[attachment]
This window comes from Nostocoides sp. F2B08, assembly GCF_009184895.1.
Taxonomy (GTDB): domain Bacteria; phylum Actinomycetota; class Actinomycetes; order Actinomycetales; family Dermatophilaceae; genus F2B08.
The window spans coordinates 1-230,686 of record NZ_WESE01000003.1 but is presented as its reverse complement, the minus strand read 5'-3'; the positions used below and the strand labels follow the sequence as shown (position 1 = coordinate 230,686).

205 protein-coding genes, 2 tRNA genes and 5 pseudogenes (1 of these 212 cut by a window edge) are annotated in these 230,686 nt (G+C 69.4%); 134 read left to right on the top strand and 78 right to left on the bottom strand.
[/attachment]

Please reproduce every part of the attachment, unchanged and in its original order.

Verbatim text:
This window comes from Nostocoides sp. F2B08, assembly GCF_009184895.1.
Taxonomy (GTDB): domain Bacteria; phylum Actinomycetota; class Actinomycetes; order Actinomycetales; family Dermatophilaceae; genus F2B08.
The window spans coordinates 1-230,686 of record NZ_WESE01000003.1 but is presented as its reverse complement, the minus strand read 5'-3'; the positions used below and the strand labels follow the sequence as shown (position 1 = coordinate 230,686).

205 protein-coding genes, 2 tRNA genes and 5 pseudogenes (1 of these 212 cut by a window edge) are annotated in these 230,686 nt (G+C 69.4%); 134 read left to right on the top strand and 78 right to left on the bottom strand.